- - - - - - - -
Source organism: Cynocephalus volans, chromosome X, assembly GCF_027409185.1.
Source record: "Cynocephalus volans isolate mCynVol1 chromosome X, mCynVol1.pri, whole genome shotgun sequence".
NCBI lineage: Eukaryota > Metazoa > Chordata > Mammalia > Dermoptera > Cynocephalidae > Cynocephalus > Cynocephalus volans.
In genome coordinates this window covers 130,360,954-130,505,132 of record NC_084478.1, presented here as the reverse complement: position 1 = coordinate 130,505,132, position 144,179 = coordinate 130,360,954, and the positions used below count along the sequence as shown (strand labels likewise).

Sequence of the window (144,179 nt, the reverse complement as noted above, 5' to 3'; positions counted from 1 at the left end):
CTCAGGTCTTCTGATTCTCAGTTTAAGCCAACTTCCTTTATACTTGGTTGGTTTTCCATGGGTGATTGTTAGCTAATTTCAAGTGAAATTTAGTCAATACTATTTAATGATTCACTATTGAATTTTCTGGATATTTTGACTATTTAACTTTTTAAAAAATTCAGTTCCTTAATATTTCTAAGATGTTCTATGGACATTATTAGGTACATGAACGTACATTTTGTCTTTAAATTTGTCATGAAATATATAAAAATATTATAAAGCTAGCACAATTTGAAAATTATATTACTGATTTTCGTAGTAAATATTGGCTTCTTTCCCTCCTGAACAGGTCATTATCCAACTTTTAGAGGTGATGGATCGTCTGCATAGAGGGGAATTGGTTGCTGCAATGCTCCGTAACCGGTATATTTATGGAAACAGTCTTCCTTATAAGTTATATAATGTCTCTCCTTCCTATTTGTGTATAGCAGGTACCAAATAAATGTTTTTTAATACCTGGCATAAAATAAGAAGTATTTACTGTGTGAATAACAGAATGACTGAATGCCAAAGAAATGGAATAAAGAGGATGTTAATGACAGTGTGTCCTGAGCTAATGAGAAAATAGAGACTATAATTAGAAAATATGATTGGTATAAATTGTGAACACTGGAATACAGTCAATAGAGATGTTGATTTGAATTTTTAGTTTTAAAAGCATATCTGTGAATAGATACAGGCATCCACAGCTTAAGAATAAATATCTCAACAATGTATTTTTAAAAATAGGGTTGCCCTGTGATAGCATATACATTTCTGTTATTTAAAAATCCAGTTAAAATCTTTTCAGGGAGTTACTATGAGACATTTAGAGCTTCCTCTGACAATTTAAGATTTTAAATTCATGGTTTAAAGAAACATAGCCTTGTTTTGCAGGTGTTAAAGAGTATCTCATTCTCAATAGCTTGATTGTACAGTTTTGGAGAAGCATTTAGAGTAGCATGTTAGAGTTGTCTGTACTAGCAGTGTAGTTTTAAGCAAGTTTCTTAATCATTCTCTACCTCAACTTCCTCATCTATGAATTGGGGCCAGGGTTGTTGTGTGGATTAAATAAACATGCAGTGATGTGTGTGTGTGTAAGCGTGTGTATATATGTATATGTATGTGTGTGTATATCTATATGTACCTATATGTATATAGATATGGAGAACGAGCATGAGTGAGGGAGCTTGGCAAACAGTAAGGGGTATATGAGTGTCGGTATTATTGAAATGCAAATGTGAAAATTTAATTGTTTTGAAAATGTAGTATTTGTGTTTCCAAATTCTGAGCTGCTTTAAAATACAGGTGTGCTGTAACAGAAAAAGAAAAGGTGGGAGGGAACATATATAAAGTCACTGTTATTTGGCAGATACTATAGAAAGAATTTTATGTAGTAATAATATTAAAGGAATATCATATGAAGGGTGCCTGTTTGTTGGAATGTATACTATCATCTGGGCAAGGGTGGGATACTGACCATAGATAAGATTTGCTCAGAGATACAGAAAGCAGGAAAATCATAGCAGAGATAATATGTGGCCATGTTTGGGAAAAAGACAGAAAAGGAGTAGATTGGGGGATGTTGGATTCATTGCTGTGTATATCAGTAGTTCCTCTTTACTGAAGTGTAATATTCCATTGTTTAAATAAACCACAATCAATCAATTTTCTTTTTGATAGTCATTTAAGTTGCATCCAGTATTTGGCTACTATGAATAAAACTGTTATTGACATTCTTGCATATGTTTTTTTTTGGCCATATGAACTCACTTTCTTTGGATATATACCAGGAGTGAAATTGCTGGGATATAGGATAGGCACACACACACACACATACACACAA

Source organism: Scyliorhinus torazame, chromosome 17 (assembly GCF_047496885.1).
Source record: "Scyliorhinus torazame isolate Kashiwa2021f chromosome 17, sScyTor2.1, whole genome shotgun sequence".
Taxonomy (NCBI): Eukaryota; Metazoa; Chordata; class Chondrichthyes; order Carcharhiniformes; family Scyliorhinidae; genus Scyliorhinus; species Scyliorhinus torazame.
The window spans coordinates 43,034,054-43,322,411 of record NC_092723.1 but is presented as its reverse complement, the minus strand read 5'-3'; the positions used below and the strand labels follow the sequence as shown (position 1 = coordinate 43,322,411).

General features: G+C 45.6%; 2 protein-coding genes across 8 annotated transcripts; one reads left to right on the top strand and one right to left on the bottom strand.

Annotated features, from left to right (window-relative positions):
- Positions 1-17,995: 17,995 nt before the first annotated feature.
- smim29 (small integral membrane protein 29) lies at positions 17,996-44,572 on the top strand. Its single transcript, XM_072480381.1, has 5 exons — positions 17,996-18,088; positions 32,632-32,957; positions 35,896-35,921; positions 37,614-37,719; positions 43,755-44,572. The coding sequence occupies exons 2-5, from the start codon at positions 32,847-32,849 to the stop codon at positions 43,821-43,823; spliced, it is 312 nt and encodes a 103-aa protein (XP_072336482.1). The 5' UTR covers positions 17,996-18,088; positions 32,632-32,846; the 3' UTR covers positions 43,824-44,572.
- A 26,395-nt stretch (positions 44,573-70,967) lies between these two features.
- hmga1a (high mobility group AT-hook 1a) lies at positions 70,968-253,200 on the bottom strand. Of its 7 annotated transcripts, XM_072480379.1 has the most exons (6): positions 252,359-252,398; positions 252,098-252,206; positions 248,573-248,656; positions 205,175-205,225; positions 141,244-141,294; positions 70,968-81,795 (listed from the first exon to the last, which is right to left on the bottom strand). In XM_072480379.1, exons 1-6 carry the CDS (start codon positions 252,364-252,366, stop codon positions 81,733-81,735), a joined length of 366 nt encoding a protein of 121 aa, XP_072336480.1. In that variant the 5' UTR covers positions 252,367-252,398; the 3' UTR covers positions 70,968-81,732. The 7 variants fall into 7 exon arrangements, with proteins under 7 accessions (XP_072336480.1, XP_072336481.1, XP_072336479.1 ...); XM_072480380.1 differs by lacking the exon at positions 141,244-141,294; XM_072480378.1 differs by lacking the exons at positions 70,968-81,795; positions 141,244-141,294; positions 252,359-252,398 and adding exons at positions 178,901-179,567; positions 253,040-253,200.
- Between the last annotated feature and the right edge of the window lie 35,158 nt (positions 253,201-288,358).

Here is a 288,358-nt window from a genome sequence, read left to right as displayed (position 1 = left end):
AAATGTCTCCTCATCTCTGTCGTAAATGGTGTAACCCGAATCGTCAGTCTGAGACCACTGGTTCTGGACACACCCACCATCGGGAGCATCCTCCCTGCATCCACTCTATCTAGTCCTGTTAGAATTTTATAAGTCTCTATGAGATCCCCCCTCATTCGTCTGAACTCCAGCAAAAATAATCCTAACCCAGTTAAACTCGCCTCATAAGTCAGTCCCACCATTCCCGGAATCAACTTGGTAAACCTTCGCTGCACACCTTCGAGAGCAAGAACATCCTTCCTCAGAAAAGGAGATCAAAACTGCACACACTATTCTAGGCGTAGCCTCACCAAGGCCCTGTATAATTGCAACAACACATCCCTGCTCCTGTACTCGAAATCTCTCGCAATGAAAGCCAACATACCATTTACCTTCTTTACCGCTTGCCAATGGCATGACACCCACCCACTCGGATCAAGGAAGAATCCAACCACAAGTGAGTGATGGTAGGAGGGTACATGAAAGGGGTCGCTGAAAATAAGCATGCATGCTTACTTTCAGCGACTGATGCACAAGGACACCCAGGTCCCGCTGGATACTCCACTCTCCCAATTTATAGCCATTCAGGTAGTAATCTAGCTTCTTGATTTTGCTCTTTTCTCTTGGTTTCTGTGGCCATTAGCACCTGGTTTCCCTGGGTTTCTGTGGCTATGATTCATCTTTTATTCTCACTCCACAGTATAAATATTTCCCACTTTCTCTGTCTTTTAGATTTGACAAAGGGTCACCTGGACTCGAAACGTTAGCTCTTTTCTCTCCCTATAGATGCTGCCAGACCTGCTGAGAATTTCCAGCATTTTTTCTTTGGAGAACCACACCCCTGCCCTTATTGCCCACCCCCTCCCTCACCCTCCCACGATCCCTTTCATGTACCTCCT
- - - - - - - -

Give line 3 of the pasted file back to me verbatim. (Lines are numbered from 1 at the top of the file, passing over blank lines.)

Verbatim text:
NCBI lineage: Eukaryota > Metazoa > Chordata > Mammalia > Dermoptera > Cynocephalidae > Cynocephalus > Cynocephalus volans.